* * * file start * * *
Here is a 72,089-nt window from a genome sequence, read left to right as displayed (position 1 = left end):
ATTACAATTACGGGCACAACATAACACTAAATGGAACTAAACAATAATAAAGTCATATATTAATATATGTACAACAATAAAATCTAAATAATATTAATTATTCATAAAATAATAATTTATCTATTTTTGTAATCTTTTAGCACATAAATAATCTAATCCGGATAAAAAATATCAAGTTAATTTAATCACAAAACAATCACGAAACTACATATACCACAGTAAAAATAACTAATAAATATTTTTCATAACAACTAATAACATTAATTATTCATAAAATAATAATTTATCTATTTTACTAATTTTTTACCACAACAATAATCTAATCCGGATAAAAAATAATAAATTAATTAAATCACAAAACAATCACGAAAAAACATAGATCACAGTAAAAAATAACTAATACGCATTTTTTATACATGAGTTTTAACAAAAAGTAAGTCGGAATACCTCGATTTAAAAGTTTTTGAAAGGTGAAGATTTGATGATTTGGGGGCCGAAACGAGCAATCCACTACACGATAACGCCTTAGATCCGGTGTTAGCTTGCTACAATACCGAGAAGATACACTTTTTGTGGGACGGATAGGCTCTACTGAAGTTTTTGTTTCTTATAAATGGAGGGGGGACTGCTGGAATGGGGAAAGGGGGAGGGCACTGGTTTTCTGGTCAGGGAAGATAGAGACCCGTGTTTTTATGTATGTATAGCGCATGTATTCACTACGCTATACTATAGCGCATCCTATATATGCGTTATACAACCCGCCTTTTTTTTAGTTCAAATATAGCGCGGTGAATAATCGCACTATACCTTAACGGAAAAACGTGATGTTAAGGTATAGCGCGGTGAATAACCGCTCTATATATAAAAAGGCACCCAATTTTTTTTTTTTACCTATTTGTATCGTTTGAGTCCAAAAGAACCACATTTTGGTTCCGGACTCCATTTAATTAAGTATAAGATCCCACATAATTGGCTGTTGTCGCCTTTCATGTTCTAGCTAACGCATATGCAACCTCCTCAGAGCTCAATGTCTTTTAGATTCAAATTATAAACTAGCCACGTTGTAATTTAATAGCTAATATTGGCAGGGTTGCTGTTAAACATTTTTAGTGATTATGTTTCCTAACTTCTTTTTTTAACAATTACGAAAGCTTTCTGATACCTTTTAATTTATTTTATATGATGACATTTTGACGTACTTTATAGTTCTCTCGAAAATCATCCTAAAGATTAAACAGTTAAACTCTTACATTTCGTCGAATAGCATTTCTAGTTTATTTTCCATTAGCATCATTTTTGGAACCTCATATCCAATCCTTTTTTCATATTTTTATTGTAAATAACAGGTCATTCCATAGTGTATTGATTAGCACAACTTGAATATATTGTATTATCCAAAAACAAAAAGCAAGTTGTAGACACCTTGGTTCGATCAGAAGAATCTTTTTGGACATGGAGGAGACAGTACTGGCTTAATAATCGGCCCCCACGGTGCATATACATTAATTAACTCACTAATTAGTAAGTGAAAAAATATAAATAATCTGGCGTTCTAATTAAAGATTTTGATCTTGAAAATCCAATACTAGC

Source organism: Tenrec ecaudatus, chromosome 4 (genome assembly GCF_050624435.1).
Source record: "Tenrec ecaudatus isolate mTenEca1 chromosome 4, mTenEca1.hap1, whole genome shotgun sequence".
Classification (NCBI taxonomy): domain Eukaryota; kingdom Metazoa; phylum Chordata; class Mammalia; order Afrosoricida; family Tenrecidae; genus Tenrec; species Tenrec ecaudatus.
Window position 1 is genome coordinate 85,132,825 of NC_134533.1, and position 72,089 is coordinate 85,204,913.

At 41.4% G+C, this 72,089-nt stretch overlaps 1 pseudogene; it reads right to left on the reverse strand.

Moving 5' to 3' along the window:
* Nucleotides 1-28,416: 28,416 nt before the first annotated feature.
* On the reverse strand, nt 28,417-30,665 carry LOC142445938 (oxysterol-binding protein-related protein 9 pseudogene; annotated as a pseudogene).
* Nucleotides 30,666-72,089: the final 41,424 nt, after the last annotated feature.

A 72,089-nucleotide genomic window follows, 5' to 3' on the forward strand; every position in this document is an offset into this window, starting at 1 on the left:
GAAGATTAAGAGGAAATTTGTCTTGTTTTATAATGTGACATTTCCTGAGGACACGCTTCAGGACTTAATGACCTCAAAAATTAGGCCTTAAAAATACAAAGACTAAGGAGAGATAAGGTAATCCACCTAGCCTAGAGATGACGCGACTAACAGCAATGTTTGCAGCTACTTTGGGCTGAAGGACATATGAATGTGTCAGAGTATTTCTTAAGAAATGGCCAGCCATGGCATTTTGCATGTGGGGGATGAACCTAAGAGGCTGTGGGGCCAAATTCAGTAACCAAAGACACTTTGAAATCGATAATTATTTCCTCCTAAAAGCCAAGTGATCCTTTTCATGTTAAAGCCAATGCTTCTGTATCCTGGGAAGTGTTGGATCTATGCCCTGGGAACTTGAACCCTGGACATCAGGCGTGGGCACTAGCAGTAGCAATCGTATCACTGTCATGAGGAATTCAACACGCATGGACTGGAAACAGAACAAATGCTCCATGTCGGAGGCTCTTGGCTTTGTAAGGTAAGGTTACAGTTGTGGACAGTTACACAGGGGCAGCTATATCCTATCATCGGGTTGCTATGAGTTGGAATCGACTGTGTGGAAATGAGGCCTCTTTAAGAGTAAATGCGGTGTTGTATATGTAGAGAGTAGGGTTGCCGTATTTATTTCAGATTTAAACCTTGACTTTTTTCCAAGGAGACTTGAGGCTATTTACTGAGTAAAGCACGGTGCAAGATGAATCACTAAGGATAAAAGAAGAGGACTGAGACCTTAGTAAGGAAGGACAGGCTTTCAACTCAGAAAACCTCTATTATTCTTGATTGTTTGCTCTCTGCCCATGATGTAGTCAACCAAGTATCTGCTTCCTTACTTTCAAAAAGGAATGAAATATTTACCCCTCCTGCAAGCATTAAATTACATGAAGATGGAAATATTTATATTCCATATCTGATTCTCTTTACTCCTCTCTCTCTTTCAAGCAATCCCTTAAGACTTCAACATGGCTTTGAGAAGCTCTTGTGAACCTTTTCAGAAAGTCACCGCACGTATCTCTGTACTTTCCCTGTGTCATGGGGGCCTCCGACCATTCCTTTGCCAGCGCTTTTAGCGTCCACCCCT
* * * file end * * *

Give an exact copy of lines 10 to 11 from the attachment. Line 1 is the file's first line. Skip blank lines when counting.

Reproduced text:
* On the reverse strand, nt 28,417-30,665 carry LOC142445938 (oxysterol-binding protein-related protein 9 pseudogene; annotated as a pseudogene).
* Nucleotides 30,666-72,089: the final 41,424 nt, after the last annotated feature.